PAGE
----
Despite mild day on Monday, a late-week Novemberlike chill is headed to the Washington, D.C., area.
High pressure promoted a good deal of sunshine over Washington, D.C., and mild afternoon temperatures on Monday.
The mild trend will continue through Tuesday before cold air from Canada works its way to the mid-Atlantic coast on Wednesday, holding high temperatures that day to the upper 50s.
A coastal storm developing along the leading edge of the cold blast could bring a bit of rain to the city Tuesday night.
The chill that follows for Thursday and Friday will create daytime highs in the middle 50s with nighttime lows within a couple degrees of 40. AccuWeather.com RealFeel® temperatures will be even colder as brisk winds blow.
The first snowflakes of the season are also headed to the Appalachians this week and will remain west of Washington, D.C.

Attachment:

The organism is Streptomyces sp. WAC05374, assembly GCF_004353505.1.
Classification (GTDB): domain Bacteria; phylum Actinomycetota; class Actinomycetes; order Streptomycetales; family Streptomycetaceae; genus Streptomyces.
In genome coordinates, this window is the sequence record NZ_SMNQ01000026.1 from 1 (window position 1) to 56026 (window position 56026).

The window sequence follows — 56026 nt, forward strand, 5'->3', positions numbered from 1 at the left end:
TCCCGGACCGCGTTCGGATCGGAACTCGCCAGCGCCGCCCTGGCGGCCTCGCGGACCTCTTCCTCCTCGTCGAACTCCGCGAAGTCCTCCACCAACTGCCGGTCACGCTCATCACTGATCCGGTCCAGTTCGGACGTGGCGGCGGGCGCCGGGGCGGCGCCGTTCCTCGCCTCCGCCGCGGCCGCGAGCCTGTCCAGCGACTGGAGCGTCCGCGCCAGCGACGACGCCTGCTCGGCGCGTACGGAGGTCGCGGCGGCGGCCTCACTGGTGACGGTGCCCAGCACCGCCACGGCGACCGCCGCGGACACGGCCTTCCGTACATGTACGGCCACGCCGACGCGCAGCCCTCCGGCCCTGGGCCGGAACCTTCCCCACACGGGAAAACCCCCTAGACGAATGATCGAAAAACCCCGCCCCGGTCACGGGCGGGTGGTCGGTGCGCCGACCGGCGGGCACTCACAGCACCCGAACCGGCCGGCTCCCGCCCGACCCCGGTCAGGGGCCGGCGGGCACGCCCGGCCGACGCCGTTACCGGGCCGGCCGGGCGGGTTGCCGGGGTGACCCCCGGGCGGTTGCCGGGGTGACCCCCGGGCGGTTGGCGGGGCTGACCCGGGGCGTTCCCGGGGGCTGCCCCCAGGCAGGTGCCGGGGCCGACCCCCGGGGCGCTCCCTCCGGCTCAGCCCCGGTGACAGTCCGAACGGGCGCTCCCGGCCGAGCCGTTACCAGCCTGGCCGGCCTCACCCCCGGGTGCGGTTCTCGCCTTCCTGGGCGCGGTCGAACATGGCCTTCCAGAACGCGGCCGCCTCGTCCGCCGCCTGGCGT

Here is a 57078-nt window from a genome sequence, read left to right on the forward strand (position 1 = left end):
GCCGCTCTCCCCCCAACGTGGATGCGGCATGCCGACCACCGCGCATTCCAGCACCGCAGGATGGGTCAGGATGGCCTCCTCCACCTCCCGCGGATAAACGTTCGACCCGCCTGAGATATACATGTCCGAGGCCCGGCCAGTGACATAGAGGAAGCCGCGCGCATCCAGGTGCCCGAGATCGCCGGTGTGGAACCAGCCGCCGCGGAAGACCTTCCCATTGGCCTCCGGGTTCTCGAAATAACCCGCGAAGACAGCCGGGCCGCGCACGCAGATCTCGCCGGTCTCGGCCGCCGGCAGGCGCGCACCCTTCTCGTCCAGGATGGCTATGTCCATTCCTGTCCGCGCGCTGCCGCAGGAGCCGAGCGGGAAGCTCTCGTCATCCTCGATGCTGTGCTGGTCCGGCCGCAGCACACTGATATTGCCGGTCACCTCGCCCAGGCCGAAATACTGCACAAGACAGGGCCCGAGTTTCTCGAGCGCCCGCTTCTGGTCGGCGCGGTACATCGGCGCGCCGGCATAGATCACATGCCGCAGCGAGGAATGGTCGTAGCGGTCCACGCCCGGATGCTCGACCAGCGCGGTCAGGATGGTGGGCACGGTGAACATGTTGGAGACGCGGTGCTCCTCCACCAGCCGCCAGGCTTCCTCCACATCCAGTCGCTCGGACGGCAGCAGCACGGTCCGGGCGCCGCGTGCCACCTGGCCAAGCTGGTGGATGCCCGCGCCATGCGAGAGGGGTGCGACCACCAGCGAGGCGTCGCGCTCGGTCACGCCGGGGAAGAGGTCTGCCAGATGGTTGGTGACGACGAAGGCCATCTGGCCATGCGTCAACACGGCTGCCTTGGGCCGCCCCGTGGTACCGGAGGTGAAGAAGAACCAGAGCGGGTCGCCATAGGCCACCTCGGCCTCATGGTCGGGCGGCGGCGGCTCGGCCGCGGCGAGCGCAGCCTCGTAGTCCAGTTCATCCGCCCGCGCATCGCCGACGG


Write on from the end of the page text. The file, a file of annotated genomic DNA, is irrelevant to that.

There are signs that even colder air, accompanied by gusty winds, will reach the city around the end of the month.
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A potent line of thunderstorms will sweep across the Northeast into Saturday night with damaging winds, hail and downpours.
Soaking rain and locally severe thunderstorms will take aim at the eastern United States around the middle of next week.
A large part of South America will be treated to a "ring of fire" solar eclipse on Sunday, but only if the weather cooperates.
After record-shattering warmth baked the mid-Atlantic and Northeast to end the past week, much colder air is set to make a comeback later this weekend.
A widespread outbreak of severe weather is threatening a large portion of the Midwest.
Flooding created chaos for hundreds in California this week, while a deadly wind storm slammed the United Kingdom.
A line of strong thunderstorms will march across the northeastern United States into Saturday night with the potential for flash flooding and damaging wind gusts.
Polar air will continue to blast the United Kingdom throughout March, making it feel like an extended winter for the British Isles.